Together we'll keep Wales safe
Whoever you are. Wherever you live. We’ve all got a reason to keep doing our bit to stop the spread of coronavirus so we can get life going again.
This hasn’t been an easy time for anyone and coronavirus has really changed our lives.
Coronavirus is still here and it’s going to need a big team effort for us to live alongside it safely.
We all have a part to play, by thinking every day about what we should do, rather than what we can do, to protect lives, livelihoods and our ways of living.
Living alongside coronavirus
The COVID vaccine gives us hope. However being vaccinated doesn’t mean you are fully protected. Even after you’ve had both doses of the vaccine you may still give COVID to someone else.
Even if you’ve been vaccinated you should continue to do these things to protect yourself and the people around you.
If we all remember to do these things every day as we go about our lives, it really will make a difference:
- Stay 2 metres back
- Regular handwashing
- Wear a face covering where required
- Keep indoor areas well ventilated
- Self-isolate if you or anyone in your household has any COVID symptoms, or if you’re asked to by a contact tracer
- Book a test if you have any COVID symptoms
- Get vaccinated, when called
- Download the NHS COVID-19 app
- Use asymptomatic testing services if they’re available in your area, workplace, school, college, or university
How to reduce your risk
It’s important to remember that almost one-in-three people with coronavirus don’t show symptoms. There are steps you can take to reduce the risk to you and others:
Meeting in gardens
If you invite someone into your garden, you can reduce the risk of coronavirus by not sharing crockery or cutlery, keep social distancing and ensure no-one goes into your home. Allowing someone inside your home, even for a few minutes, increases the risk of catching or spreading the virus to everyone in your household.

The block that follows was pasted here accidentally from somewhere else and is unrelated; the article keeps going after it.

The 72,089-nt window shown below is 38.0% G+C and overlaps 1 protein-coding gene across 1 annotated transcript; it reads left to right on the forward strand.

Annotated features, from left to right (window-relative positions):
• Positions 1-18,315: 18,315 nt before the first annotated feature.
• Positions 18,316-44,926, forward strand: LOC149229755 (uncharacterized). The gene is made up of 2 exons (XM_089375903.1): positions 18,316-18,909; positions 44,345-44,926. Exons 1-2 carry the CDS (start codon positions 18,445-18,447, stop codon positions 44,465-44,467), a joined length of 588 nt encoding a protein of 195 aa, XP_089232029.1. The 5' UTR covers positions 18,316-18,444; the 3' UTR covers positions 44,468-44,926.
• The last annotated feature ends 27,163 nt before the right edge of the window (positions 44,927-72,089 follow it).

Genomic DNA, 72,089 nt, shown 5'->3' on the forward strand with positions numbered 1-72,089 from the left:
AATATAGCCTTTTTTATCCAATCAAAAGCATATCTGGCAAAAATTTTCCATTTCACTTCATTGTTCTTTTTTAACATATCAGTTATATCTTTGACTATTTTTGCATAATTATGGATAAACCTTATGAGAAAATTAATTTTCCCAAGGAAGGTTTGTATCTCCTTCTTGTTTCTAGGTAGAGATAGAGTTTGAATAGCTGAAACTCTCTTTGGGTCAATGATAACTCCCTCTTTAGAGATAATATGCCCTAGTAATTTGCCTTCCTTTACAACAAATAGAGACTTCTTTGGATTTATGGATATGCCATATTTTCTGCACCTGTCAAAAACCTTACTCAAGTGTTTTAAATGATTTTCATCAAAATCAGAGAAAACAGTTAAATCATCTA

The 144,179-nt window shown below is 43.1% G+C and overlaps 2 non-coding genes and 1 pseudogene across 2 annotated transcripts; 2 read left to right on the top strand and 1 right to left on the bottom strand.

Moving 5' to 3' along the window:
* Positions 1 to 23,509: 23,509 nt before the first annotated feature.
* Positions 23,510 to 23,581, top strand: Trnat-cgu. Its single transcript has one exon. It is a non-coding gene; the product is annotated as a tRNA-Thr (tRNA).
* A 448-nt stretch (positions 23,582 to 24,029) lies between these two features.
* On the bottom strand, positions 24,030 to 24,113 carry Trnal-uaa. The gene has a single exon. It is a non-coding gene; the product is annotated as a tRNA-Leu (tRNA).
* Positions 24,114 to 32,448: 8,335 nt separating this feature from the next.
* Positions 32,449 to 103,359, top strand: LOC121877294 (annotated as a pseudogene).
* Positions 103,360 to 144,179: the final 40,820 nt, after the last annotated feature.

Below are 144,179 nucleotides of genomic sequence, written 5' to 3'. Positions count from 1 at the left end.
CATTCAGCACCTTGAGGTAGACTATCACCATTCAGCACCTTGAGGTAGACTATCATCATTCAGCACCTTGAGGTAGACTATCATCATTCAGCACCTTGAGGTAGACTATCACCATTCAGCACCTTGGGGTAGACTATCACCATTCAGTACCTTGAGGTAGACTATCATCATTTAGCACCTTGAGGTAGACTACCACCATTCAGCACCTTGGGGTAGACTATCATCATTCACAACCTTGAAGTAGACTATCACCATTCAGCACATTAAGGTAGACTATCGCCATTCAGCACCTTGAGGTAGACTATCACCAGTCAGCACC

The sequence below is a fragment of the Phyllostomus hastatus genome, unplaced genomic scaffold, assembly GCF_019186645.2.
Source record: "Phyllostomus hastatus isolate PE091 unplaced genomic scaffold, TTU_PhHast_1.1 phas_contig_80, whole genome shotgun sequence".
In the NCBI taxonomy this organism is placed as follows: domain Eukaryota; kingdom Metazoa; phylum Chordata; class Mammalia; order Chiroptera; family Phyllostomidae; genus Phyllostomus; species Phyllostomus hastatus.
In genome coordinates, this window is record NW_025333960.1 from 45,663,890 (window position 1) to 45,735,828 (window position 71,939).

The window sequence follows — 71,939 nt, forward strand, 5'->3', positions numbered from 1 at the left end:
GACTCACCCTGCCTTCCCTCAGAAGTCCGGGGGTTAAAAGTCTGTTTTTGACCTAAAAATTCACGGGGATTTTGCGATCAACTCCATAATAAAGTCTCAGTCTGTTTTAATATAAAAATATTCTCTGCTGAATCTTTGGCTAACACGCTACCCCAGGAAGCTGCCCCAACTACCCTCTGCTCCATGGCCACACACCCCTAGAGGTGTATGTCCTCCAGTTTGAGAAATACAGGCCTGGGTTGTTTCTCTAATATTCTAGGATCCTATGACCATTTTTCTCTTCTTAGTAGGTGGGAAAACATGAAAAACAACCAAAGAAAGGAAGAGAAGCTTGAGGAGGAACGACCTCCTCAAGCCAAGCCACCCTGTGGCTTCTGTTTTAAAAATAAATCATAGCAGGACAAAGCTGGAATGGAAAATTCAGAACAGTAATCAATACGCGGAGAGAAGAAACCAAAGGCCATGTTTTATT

Fresh air and ventilation
Fresh air can help to reduce the spread. Coronavirus spreads through airborne particles when we breathe and talk, and even more when laughing, shouting or exercising. Doing any of these things inside, in a poorly ventilated space, increases the risk even more. Being outdoors, or opening windows and doors if you’re inside, can help to decrease the number of infectious particles hanging around. If you must invite someone into your home, such as a tradesperson – open the windows to let fresh air in and ensure they are wearing a face covering.
Reduce the number of people you meet
We all want to meet our friends again. But think about what is the most sensible thing for you to do to protect your family, friends and your community. Try and limit how many different people you see. It’s better to see the same one or two people regularly than to see lots of different people occasionally. By only meeting a few people, rather than many, our social circle is smaller, and our associated contacts are less. When used alongside other safety measures, this will help reduce the potential spread of the virus.
Reduce face-to-face time with another person
The main way of spreading coronavirus is through close contact with an infected person. So meeting face-to-face increases the risk of getting and giving coronavirus – the shorter the time, the lower the risk. The NHS Covid-19 App will let you know if you have come into contact with someone who later tests positive for coronavirus. More than 21 million people are using the app like this to keep them safe. Your privacy is protected, so nobody, not even the government, will know who you are or where you are.
Social distancing is the best way to stop coronavirus spreading
Stay at least 2 metres away from people you do not live with or who are not in your support bubble. We all forget sometimes - if someone is too close while you are out and about, try asking them to step back and keep their distance. Choosing not to lift share, choosing less busy times, and using a face covering all help to reduce
Wash your hands
Wash your hands with soap and water or use hand sanitiser regularly throughout the day. Hands touch many surfaces and can become contaminated with viruses. Once contaminated, hands can transfer viruses to your eyes, nose or mouth. From there, viruses can enter your body and infect you. Washing or sanitising your hands removes viruses and other germs, so you are less likely to become infected if you touch your face.